Just stay off the roads
This is a true story. The names have been changed to protect the guilty party.
Once upon a time there were a father, mother and daughter. Let’s just pretend and give them names. Dad and mom will be called Dana and Debbie. Their daughter will be called Caitlin.
In the not too distant past, a major snowstorm with high winds was predicted to begin on a particular Sunday afternoon. Mom and Dad arrived home just after lunch to find Caitlin was not around. Realizing the storm would soon hit with a vengeance, Debbie called her daughter to make a request: “Get thyself home as soon as possible before the bad weather hits.”
Caitlin, of course, was visiting friends and talking up her own kind of storm. She did not feel any urgency to leave right then. After all, she is a good driver. Her reply was along the usual teenage well-thought-out responses: “Sure, sure, I should not be much longer. Don’t worry. I will be fine.”
The storm started right on time in the afternoon. It was snowing hard and the wind was blowing like crazy. Dana and Debbie conversed. It would soon be dark. The time for requests was over; Caitlin must get home now. Debbie drew the short straw and called. It seems Caitlin was a mite irritated at being interrupted by a phone call from her mother in the middle of a very important conversation. She might be able to leave soon, but she wasn’t too sure. Mom let it be known that “soon” better be really soon …like right now.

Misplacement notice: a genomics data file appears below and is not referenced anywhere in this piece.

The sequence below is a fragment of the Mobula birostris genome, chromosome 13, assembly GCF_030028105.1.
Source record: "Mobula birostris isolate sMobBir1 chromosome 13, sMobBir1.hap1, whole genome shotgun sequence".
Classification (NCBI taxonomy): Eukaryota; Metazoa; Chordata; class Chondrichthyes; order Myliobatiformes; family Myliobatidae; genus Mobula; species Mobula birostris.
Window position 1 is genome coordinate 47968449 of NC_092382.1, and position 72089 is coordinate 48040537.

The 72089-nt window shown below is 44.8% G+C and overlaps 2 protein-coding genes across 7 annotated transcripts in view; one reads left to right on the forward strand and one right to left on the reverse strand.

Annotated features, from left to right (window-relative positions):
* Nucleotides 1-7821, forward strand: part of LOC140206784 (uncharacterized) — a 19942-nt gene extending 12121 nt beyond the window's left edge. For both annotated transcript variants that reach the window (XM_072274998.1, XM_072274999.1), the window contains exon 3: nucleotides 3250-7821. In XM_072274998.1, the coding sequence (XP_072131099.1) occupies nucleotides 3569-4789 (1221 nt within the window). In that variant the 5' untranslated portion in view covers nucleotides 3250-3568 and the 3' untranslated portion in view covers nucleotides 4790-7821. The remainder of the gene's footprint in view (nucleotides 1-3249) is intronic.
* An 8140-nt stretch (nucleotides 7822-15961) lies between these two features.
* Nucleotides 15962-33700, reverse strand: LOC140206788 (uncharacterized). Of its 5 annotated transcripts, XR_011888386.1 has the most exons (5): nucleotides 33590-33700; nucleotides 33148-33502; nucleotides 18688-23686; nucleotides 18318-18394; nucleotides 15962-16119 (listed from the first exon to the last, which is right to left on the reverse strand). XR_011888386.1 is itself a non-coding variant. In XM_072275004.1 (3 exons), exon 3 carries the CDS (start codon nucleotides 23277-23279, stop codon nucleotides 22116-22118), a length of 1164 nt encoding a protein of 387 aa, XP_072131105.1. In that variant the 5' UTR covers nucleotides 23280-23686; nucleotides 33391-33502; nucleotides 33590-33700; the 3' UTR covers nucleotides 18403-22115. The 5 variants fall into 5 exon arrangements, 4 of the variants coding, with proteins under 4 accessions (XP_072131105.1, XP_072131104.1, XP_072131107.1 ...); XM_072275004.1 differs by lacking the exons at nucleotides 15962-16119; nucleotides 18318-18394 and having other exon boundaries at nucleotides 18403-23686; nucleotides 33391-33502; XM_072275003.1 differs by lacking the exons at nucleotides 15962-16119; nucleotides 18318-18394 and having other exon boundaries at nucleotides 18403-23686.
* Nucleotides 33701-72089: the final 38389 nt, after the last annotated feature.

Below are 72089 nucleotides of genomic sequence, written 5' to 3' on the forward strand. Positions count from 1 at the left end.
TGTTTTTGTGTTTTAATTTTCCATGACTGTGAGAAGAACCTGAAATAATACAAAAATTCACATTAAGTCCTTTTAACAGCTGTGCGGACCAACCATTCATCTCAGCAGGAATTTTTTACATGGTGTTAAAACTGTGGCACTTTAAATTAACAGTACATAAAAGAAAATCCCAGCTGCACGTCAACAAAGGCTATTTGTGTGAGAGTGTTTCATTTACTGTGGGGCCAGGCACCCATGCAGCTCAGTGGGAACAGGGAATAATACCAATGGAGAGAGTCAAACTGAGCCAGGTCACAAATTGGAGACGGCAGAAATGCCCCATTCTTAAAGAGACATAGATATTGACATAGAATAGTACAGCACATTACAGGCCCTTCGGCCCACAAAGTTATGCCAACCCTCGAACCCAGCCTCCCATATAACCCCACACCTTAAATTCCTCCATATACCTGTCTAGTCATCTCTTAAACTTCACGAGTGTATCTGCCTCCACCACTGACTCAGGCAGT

About 30 minutes later, Caitlin’s brother received a call on his cellphone. He talked in hushed tones and then hung up. Mom asks, “Who was that?” Son suddenly had a major bout of amnesia and cannot seem to remember who he was talking with. Debbie asked if Caitlin was OK. Son, obviously sworn to secrecy but knowing the questions won’t stop, manages one word: “Yeah.”
After what seems like a good part of an eternity, Caitlin enters the house, stomps the snow off her boots (or ballet slippers, I can’t remember which) and says “I know, I know, I won’t do that again.”
What followed was a little bit of a storm inside the home that rivaled the one howling outside. Miss Good Driver got disoriented on a familiar road in a whiteout and drove into the snowbank. The first towing company she called did not answer their phone. I bet that guy obeyed his parents by staying off the roads during horrible snowstorms.
Caitlin finally found a towing company willing to risk life and limb to help a knuckleheaded teenager in distress. The tow truck driver, however, spoke words that really struck fear into Caitlin’s heart: the car was positioned in such a way that it might get damaged when he pulled it out of the snowbank. This car was her baby. This may have been the point where Caitlin decided that she may have made a horrible mistake by driving in inclement weather.
Fortunately, the situation ended well. The car did not get damaged and Caitlin did make it home safe and sound, eventually. These are the lessons that she hopefully learned and won’t soon forget. One: heed the advice of others who have been around a little longer than you have, even if they are your parents. Two: Not every tow truck company is going to answer their phone in the middle of a raging blizzard. Three: No matter how good a driver you are and how familiar you are with the road you’re driving on, you cannot see in whiteout conditions.
Now, if I can only get her to stomp the snow off her boots outside the house rather than inside.
If you have questions on public works issues, please contact the Public Works Division at 764-2560.
Dana H. Fowler, P.E., is public services director for the city of Presque Isle. He can be reached at 760-2707 or via email at firstname.lastname@example.org.